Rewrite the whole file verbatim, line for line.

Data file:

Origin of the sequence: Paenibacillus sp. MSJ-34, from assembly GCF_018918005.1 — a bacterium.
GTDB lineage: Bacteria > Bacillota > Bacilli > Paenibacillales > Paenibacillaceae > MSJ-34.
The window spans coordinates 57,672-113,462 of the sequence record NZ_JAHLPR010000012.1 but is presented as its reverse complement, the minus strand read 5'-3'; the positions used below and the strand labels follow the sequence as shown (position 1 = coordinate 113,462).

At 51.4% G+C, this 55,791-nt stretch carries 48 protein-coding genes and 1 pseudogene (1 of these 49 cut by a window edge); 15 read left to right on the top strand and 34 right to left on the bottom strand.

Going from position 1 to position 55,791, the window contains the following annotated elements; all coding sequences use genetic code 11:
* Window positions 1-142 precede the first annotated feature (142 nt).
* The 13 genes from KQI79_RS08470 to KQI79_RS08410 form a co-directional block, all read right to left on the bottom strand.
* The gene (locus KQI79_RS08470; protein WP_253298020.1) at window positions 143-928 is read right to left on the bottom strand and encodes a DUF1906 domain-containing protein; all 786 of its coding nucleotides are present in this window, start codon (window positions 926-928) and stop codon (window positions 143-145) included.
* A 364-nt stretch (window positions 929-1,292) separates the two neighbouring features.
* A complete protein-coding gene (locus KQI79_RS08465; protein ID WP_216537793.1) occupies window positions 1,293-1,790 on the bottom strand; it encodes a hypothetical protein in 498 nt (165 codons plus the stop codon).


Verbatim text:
Origin of the sequence: Paenibacillus sp. MSJ-34, from assembly GCF_018918005.1 — a bacterium.
GTDB lineage: Bacteria > Bacillota > Bacilli > Paenibacillales > Paenibacillaceae > MSJ-34.
The window spans coordinates 57,672-113,462 of the sequence record NZ_JAHLPR010000012.1 but is presented as its reverse complement, the minus strand read 5'-3'; the positions used below and the strand labels follow the sequence as shown (position 1 = coordinate 113,462).

At 51.4% G+C, this 55,791-nt stretch carries 48 protein-coding genes and 1 pseudogene (1 of these 49 cut by a window edge); 15 read left to right on the top strand and 34 right to left on the bottom strand.

Going from position 1 to position 55,791, the window contains the following annotated elements; all coding sequences use genetic code 11:
* Window positions 1-142 precede the first annotated feature (142 nt).
* The 13 genes from KQI79_RS08470 to KQI79_RS08410 form a co-directional block, all read right to left on the bottom strand.
* The gene (locus KQI79_RS08470; protein WP_253298020.1) at window positions 143-928 is read right to left on the bottom strand and encodes a DUF1906 domain-containing protein; all 786 of its coding nucleotides are present in this window, start codon (window positions 926-928) and stop codon (window positions 143-145) included.
* A 364-nt stretch (window positions 929-1,292) separates the two neighbouring features.
* A complete protein-coding gene (locus KQI79_RS08465; protein ID WP_216537793.1) occupies window positions 1,293-1,790 on the bottom strand; it encodes a hypothetical protein in 498 nt (165 codons plus the stop codon).